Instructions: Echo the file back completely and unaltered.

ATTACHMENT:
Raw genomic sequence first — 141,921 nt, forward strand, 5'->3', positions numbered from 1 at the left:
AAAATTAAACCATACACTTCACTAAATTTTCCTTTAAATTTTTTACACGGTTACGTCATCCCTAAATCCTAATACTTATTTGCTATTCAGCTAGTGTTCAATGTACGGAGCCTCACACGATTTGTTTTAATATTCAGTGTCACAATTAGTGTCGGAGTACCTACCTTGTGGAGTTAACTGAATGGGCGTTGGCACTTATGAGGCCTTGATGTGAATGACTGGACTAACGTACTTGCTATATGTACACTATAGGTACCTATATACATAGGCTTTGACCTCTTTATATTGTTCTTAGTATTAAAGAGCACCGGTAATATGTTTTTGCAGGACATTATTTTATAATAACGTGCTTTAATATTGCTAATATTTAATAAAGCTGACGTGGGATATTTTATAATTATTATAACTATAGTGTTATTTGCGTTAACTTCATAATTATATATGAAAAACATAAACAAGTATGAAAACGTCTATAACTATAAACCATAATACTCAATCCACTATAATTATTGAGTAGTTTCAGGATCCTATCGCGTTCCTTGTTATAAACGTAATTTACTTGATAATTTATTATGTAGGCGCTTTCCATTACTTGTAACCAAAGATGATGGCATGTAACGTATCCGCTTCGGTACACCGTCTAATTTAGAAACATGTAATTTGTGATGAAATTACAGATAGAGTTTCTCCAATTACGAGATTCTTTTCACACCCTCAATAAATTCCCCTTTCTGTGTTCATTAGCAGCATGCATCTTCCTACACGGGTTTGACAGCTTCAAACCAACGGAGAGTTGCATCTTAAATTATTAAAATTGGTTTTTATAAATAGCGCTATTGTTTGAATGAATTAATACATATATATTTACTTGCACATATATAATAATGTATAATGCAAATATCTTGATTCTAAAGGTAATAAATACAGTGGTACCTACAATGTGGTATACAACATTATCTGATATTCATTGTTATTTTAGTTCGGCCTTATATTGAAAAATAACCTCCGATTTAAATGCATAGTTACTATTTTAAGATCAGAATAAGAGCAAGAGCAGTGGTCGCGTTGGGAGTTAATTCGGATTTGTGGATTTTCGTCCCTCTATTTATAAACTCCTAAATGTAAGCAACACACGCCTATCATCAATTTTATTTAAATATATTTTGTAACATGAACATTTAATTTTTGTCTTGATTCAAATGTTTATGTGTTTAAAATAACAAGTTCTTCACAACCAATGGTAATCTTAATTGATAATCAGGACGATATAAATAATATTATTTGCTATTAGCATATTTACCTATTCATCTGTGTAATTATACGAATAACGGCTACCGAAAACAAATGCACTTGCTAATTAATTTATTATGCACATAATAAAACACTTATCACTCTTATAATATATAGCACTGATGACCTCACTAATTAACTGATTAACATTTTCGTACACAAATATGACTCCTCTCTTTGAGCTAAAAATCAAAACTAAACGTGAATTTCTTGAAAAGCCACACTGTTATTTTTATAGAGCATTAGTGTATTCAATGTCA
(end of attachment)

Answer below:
Raw genomic sequence first — 141,921 nt, forward strand, 5'->3', positions numbered from 1 at the left:
AAAATTAAACCATACACTTCACTAAATTTTCCTTTAAATTTTTTACACGGTTACGTCATCCCTAAATCCTAATACTTATTTGCTATTCAGCTAGTGTTCAATGTACGGAGCCTCACACGATTTGTTTTAATATTCAGTGTCACAATTAGTGTCGGAGTACCTACCTTGTGGAGTTAACTGAATGGGCGTTGGCACTTATGAGGCCTTGATGTGAATGACTGGACTAACGTACTTGCTATATGTACACTATAGGTACCTATATACATAGGCTTTGACCTCTTTATATTGTTCTTAGTATTAAAGAGCACCGGTAATATGTTTTTGCAGGACATTATTTTATAATAACGTGCTTTAATATTGCTAATATTTAATAAAGCTGACGTGGGATATTTTATAATTATTATAACTATAGTGTTATTTGCGTTAACTTCATAATTATATATGAAAAACATAAACAAGTATGAAAACGTCTATAACTATAAACCATAATACTCAATCCACTATAATTATTGAGTAGTTTCAGGATCCTATCGCGTTCCTTGTTATAAACGTAATTTACTTGATAATTTATTATGTAGGCGCTTTCCATTACTTGTAACCAAAGATGATGGCATGTAACGTATCCGCTTCGGTACACCGTCTAATTTAGAAACATGTAATTTGTGATGAAATTACAGATAGAGTTTCTCCAATTACGAGATTCTTTTCACACCCTCAATAAATTCCCCTTTCTGTGTTCATTAGCAGCATGCATCTTCCTACACGGGTTTGACAGCTTCAAACCAACGGAGAGTTGCATCTTAAATTATTAAAATTGGTTTTTATAAATAGCGCTATTGTTTGAATGAATTAATACATATATATTTACTTGCACATATATAATAATGTATAATGCAAATATCTTGATTCTAAAGGTAATAAATACAGTGGTACCTACAATGTGGTATACAACATTATCTGATATTCATTGTTATTTTAGTTCGGCCTTATATTGAAAAATAACCTCCGATTTAAATGCATAGTTACTATTTTAAGATCAGAATAAGAGCAAGAGCAGTGGTCGCGTTGGGAGTTAATTCGGATTTGTGGATTTTCGTCCCTCTATTTATAAACTCCTAAATGTAAGCAACACACGCCTATCATCAATTTTATTTAAATATATTTTGTAACATGAACATTTAATTTTTGTCTTGATTCAAATGTTTATGTGTTTAAAATAACAAGTTCTTCACAACCAATGGTAATCTTAATTGATAATCAGGACGATATAAATAATATTATTTGCTATTAGCATATTTACCTATTCATCTGTGTAATTATACGAATAACGGCTACCGAAAACAAATGCACTTGCTAATTAATTTATTATGCACATAATAAAACACTTATCACTCTTATAATATATAGCACTGATGACCTCACTAATTAACTGATTAACATTTTCGTACACAAATATGACTCCTCTCTTTGAGCTAAAAATCAAAACTAAACGTGAATTTCTTGAAAAGCCACACTGTTATTTTTATAGAGCATTAGTGTATTCAATGTCA